# What does the $^*$ operator do in the theory of parsing?

I'm currently reading through Aho's "Theory of parsing, translation and compiling" on my own and I got a bit confused about the closure operator on language $L$ with alphabet $\Sigma$ ($L^*$). The book defines it recursively as follows:

\begin{align*} 1)\ L^0&=\{e\}\\ 2)\ L^n&=LL^{n-1}\quad \text{for } n\ge1\\ 3)\ L^*&=\bigcup_{n\ge0}{L^n} \end{align*}

What sort of set does this operation define? It seemed to me that it defines something like "the set of all possible concatenations of strings of language $L$". There wasn't an actual example in the chapter, I can't figure it out.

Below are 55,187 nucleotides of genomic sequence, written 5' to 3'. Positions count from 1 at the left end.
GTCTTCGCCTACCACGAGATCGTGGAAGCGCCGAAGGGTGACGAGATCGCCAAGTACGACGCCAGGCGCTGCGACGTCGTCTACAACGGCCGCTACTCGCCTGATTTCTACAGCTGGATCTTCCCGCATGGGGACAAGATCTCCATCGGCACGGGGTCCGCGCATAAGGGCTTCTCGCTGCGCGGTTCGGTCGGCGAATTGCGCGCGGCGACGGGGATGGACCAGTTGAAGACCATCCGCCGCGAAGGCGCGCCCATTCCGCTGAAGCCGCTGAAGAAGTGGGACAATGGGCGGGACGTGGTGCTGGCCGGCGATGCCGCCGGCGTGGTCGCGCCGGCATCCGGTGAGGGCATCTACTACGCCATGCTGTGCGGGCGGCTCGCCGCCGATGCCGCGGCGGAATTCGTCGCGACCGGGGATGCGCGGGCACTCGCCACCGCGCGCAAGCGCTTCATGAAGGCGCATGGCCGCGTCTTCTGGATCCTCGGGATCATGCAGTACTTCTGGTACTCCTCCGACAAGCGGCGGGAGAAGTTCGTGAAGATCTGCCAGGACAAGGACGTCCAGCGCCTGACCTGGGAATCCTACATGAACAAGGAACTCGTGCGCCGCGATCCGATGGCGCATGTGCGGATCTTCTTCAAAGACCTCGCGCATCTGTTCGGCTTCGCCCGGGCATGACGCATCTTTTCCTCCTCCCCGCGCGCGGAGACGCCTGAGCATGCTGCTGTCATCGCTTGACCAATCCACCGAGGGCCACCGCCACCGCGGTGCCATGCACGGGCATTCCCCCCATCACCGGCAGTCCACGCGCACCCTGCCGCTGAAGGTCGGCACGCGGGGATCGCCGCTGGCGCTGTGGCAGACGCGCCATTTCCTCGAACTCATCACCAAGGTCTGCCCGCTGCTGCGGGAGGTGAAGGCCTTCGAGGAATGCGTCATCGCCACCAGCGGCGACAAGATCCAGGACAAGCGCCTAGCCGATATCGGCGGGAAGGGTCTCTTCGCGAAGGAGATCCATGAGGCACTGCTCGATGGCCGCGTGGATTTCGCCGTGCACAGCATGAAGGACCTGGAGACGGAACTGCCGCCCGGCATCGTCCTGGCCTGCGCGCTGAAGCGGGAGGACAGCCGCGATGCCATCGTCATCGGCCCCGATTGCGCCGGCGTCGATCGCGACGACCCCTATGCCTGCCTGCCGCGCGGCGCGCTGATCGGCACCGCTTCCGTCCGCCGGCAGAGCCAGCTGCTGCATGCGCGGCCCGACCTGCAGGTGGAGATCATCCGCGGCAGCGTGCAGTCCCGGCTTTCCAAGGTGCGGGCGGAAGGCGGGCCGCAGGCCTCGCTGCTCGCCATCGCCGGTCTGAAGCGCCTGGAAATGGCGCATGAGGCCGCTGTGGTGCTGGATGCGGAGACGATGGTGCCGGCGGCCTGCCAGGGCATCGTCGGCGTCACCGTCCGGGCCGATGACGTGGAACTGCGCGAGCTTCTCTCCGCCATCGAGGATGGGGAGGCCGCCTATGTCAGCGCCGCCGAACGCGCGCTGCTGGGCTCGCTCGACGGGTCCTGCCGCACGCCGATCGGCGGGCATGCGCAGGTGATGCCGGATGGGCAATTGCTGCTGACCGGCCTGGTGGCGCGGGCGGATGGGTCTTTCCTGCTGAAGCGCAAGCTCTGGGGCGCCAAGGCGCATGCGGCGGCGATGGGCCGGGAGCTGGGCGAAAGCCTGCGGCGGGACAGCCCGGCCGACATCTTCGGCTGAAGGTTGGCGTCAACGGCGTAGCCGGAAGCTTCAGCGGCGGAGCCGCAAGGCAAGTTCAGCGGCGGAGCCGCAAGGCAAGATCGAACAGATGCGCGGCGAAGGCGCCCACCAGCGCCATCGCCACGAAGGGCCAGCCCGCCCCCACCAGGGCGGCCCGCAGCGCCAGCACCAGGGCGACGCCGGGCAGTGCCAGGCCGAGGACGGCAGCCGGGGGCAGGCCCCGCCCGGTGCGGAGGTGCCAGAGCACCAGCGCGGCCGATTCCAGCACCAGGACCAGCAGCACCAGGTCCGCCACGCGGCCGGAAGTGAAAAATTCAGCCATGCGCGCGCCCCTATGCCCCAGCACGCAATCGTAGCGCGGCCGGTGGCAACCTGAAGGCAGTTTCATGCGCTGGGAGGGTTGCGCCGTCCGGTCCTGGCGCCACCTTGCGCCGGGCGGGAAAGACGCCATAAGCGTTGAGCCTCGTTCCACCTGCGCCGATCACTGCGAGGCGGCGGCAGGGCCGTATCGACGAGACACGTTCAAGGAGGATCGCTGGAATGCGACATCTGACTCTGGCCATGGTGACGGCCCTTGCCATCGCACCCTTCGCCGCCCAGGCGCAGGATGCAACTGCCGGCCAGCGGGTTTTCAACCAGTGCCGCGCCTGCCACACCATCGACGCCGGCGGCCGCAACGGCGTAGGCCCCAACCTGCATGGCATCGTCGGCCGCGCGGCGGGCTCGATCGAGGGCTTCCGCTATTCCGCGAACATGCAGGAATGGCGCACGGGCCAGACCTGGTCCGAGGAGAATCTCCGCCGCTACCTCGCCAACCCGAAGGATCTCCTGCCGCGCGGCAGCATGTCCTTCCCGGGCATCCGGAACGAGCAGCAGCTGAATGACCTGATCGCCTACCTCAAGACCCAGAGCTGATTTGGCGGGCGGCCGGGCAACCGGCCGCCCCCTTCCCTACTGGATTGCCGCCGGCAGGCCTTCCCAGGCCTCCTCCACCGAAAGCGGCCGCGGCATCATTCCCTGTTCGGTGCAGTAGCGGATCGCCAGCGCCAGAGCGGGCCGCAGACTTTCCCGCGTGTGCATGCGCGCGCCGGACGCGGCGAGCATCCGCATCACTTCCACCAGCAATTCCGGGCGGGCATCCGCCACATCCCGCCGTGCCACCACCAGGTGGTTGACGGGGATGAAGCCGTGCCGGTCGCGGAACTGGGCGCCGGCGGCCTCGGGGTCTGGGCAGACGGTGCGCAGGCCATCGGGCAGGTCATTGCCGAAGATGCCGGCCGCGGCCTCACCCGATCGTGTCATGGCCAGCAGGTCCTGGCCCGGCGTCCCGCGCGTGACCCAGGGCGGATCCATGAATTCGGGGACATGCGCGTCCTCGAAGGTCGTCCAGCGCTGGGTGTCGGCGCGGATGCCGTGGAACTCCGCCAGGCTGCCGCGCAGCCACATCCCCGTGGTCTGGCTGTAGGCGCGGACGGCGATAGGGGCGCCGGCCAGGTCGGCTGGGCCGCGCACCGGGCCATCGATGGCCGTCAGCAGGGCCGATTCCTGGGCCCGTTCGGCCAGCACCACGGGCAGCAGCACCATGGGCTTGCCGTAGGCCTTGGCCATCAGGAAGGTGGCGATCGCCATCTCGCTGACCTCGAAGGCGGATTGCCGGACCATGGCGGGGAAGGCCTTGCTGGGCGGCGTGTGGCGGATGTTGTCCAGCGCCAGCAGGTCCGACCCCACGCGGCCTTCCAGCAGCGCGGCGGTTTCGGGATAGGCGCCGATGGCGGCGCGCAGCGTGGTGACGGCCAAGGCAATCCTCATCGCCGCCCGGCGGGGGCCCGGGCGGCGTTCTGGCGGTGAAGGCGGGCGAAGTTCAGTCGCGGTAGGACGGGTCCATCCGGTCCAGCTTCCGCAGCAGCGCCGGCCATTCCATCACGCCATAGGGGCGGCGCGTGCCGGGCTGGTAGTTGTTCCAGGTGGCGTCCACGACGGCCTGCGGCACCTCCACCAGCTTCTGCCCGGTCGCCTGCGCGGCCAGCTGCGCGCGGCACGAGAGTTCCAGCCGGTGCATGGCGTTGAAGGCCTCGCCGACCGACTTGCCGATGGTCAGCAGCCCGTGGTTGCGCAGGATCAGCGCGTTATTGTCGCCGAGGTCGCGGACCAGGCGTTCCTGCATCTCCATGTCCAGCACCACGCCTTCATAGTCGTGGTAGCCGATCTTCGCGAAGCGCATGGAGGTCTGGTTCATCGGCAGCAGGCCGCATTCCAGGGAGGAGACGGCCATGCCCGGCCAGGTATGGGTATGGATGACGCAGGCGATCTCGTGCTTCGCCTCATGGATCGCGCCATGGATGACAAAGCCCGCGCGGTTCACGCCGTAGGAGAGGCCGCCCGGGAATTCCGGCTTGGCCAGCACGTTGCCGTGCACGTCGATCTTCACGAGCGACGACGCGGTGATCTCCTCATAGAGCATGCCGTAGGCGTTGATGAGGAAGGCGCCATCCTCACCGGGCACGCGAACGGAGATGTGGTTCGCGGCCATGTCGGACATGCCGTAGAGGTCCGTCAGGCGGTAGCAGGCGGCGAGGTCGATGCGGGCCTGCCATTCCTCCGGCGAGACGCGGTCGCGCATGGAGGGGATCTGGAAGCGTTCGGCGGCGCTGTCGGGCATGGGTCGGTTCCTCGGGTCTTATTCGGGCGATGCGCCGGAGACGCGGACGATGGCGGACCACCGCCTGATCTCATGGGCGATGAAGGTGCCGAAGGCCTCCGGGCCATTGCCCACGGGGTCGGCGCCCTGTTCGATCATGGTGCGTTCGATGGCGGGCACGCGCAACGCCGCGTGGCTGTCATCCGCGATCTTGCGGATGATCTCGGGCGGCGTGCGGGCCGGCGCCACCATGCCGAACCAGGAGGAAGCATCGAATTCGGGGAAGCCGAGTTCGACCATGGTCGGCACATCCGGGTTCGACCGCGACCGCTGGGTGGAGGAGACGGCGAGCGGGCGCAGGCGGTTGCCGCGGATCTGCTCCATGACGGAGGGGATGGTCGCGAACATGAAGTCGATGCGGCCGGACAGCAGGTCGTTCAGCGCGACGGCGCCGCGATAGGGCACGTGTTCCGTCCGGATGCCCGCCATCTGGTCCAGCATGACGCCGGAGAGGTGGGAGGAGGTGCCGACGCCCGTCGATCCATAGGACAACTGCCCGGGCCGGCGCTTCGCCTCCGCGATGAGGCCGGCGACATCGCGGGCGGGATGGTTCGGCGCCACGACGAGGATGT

It does exactly what you describe: $L^*$ contains all possible finite concatenations of words in L, including the empty word. This operator is known as the Kleene star, it is fundamental in the theory of regular languages and more generally of grammars.

Yes, you're right. As an example, suppose your alphabet was $\sum = \{a,b\}$ and and you wanted to represent the set of all strings over $\sum$ where every $a$ is immediately followed by a $b$. Then $\{ab , b\}^*$ would give you such a set of strings since it contains exactly all the possible finite concatenations of $ab$ and $b$. If you're familiar with regex expressions, then it is very similiar to the $*$ operator used in that context.